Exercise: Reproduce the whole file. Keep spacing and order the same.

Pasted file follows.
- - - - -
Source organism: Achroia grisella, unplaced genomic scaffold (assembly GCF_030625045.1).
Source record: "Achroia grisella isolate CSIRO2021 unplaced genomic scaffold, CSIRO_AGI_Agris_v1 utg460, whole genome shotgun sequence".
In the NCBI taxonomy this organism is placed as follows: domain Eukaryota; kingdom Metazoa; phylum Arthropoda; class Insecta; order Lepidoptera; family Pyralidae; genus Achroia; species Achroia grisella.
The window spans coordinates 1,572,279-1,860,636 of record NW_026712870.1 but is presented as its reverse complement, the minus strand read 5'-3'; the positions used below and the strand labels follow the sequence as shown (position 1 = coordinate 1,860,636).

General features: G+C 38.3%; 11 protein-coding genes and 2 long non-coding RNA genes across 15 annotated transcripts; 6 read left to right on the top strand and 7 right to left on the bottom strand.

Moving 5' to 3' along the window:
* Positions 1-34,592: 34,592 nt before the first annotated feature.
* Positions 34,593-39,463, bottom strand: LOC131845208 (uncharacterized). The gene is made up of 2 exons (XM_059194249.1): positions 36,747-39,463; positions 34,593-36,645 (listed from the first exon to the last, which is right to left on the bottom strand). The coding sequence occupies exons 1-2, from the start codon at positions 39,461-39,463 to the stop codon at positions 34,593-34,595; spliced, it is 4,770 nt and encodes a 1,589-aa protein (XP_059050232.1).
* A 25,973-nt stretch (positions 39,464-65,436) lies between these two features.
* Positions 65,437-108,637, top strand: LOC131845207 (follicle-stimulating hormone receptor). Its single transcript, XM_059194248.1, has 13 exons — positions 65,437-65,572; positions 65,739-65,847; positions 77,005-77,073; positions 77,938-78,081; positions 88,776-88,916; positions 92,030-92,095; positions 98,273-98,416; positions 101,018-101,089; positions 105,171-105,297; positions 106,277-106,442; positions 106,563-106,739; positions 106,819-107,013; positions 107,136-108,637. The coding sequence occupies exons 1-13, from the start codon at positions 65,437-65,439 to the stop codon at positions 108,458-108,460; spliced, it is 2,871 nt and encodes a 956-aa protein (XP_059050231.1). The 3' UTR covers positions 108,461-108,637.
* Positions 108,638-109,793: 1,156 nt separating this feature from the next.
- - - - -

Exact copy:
Source organism: Achroia grisella, unplaced genomic scaffold (assembly GCF_030625045.1).
Source record: "Achroia grisella isolate CSIRO2021 unplaced genomic scaffold, CSIRO_AGI_Agris_v1 utg460, whole genome shotgun sequence".
In the NCBI taxonomy this organism is placed as follows: domain Eukaryota; kingdom Metazoa; phylum Arthropoda; class Insecta; order Lepidoptera; family Pyralidae; genus Achroia; species Achroia grisella.
The window spans coordinates 1,572,279-1,860,636 of record NW_026712870.1 but is presented as its reverse complement, the minus strand read 5'-3'; the positions used below and the strand labels follow the sequence as shown (position 1 = coordinate 1,860,636).

General features: G+C 38.3%; 11 protein-coding genes and 2 long non-coding RNA genes across 15 annotated transcripts; 6 read left to right on the top strand and 7 right to left on the bottom strand.

Moving 5' to 3' along the window:
* Positions 1-34,592: 34,592 nt before the first annotated feature.
* Positions 34,593-39,463, bottom strand: LOC131845208 (uncharacterized). The gene is made up of 2 exons (XM_059194249.1): positions 36,747-39,463; positions 34,593-36,645 (listed from the first exon to the last, which is right to left on the bottom strand). The coding sequence occupies exons 1-2, from the start codon at positions 39,461-39,463 to the stop codon at positions 34,593-34,595; spliced, it is 4,770 nt and encodes a 1,589-aa protein (XP_059050232.1).
* A 25,973-nt stretch (positions 39,464-65,436) lies between these two features.
* Positions 65,437-108,637, top strand: LOC131845207 (follicle-stimulating hormone receptor). Its single transcript, XM_059194248.1, has 13 exons — positions 65,437-65,572; positions 65,739-65,847; positions 77,005-77,073; positions 77,938-78,081; positions 88,776-88,916; positions 92,030-92,095; positions 98,273-98,416; positions 101,018-101,089; positions 105,171-105,297; positions 106,277-106,442; positions 106,563-106,739; positions 106,819-107,013; positions 107,136-108,637. The coding sequence occupies exons 1-13, from the start codon at positions 65,437-65,439 to the stop codon at positions 108,458-108,460; spliced, it is 2,871 nt and encodes a 956-aa protein (XP_059050231.1). The 3' UTR covers positions 108,461-108,637.
* Positions 108,638-109,793: 1,156 nt separating this feature from the next.